OKC's American Banjo Museum announces new educational program featuring Kermit the Frog
As part of a new educational program, elementary school students will learn to embrace and understand the music, art and history of the banjo with the help of one of its most avid - and greenest - fans.
Kermit the Frog will be featured in the new "Banjo Roots" program offered by the American Banjo Museum in Oklahoma City's Bricktown entertainment district.
From its African roots to its mainstream popularity during the Roaring '20s to the bluegrass explosion of the recent past, the music and story of the banjo are inextricably woven into America’s history. The museum's new educational program allows students to visit the museum, attend an interactive performance and even create their own banjos, according to a news release.
The program is hosted by local TV personality, five-time Regional Emmy-winning broadcaster and regional children’s entertainer Lucas Ross.
“I love any opportunity to share music, the banjo, and education with kids,” said Ross, who is also the museum's outreach and promotions coordinator, in a statement. “The colorful history of the banjo grew along with America - and both stories continue to evolve and intersect. It’s exciting to share this story.”
Students will participate in a learning experience that includes a live showcase of different banjo playing styles, singalongs and hands-on activities that complement the curriculum.
After a video history of the banjo – featuring none other than the world’s most famous amphibian, Kermit the Frog, along with a host of important figures in American music history, students will have a chance to build and decorate a mock banjo of their own, according to the news release.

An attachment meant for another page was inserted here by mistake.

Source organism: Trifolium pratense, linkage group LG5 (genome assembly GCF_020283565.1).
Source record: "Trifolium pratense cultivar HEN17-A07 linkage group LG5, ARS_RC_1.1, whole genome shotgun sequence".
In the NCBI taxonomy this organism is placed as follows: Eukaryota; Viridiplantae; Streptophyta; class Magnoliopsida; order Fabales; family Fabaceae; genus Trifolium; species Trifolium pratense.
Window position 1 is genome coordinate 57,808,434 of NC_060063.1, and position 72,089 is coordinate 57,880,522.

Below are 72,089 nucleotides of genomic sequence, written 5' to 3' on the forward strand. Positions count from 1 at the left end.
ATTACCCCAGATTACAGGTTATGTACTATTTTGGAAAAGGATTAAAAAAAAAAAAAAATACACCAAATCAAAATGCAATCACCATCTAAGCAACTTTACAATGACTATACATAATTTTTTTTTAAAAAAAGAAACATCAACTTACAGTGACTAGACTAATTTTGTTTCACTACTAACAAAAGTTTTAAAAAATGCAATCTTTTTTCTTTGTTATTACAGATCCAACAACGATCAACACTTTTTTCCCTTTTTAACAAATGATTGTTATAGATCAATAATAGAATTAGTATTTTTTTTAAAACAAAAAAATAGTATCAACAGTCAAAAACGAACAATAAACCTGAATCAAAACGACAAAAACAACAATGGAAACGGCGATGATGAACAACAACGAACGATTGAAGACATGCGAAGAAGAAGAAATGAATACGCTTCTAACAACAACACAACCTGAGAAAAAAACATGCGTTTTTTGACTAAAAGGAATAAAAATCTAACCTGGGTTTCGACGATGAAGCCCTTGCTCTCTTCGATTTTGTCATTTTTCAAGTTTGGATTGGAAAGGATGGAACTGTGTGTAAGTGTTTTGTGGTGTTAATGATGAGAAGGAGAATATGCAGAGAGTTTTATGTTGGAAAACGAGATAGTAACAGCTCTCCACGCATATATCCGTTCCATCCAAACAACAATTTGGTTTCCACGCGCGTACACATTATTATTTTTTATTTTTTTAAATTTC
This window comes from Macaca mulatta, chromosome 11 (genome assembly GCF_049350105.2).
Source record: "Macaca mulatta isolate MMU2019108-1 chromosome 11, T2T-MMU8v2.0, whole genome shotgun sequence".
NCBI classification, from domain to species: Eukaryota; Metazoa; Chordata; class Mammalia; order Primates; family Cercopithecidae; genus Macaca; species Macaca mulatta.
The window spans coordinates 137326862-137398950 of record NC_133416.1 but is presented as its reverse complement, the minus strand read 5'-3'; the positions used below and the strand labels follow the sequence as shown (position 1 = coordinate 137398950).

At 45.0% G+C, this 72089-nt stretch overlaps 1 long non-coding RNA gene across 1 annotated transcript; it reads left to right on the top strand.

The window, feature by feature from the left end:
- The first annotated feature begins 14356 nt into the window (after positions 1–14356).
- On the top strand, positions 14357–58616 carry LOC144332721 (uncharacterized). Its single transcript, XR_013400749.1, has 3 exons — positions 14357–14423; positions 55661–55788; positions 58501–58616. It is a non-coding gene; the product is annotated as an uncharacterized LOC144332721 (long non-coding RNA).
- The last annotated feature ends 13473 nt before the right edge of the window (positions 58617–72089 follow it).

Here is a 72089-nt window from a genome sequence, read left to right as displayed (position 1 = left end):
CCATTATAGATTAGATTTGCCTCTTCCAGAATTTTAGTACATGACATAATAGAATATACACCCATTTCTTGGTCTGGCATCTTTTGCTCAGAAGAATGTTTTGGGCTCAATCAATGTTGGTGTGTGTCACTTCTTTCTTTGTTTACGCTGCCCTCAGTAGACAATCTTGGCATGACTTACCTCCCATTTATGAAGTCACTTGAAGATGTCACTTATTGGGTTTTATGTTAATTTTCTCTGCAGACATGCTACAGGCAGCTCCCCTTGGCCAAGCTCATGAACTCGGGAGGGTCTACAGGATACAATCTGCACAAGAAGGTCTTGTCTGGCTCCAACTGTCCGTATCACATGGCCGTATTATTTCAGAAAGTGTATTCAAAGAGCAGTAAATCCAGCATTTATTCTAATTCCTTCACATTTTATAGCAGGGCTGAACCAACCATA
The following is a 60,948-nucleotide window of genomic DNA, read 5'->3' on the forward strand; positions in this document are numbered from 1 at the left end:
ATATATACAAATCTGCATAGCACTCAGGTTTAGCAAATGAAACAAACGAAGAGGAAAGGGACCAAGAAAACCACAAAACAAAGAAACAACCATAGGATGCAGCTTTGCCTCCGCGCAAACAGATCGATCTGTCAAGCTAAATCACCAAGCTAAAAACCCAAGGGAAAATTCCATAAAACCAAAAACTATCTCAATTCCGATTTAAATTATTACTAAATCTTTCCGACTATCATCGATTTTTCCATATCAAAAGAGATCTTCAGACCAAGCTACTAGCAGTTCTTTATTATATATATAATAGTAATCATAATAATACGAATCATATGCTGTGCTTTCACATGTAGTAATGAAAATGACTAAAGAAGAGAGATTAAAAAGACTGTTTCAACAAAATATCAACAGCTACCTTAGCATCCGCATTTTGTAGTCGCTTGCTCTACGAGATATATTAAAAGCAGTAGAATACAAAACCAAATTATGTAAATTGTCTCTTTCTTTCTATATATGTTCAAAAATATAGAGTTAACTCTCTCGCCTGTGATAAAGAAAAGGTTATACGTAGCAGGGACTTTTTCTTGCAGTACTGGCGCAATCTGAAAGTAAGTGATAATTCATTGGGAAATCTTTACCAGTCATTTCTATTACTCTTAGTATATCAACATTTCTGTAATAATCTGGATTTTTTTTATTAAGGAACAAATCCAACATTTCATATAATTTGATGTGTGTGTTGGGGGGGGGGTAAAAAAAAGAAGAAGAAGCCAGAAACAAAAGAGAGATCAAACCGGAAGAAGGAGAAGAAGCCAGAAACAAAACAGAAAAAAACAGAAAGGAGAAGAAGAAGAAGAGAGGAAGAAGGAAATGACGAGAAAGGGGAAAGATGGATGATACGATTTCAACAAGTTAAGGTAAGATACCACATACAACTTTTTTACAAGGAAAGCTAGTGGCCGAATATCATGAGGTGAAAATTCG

“As a follow-up to our Learning Lounge educational and research facility, the new 'Banjo Roots' program represents our first opportunity to introduce the banjo in a meaningful way to school groups,” said American Banjo Museum Executive Director Johnny Baier in a statement.
“We couldn’t be more proud of this exciting new educational opportunity.”
While Kermit the Frog has been on display at the museum as part of the "Jim Henson – Life and Legacy" exhibit, having him participate in the telling of banjo history is something of a dream come true for Ross, a Muppets super-fan.
“Kermit was my introduction to the banjo and I’m sure countless others remember him strumming those opening chords of 'The Rainbow Connection' while embracing their own fond banjo memories. Now, to appear with him on screen, is literally the highlight of my career," Ross said in a statement. "I mean, how many people get to work with their hero?”
Kermit the Frog’s appearance and inclusion in telling the banjo’s story was made possible by Muppets Studio, Disney and The Jim Henson Legacy.
“Jim Henson loved banjo music and expressed that through his characters. The American Banjo Museum is the ideal place to demonstrate that appreciation, providing a unique opportunity to gain a deeper understanding of Jim’s creative expression. Young audiences served by the museum will no doubt find inspiration from his example,” said Karen Falk, Vice President of The Jim Henson Legacy, in a statement.
Due to the success of "Jim Henson – Life and Legacy," the exhibit has been extended through May 2020. The exhibit recently won the Oklahoma Museum Association’s Award for Outstanding Exhibit. To read my recent interview with Heather Henson, daughter of the late Jim Henson, about the exhibit, click here.
To schedule groups for “Banjo Roots,” schools may call the museum at 604-2793 or email email@example.com.
Based on a minimum of 20 students and maximum of 44, prices for the program are $5 per student, with no charge for chaperones. For pre-kindergarten through fifth-grad groups one adult will receive complimentary admission for every five students. For groups in the sixth through 12th grades, one adult will be admitted free for every 10 students, according to the release.
For more information about upcoming events, go to americanbanjomuseum.com or call 604-2793.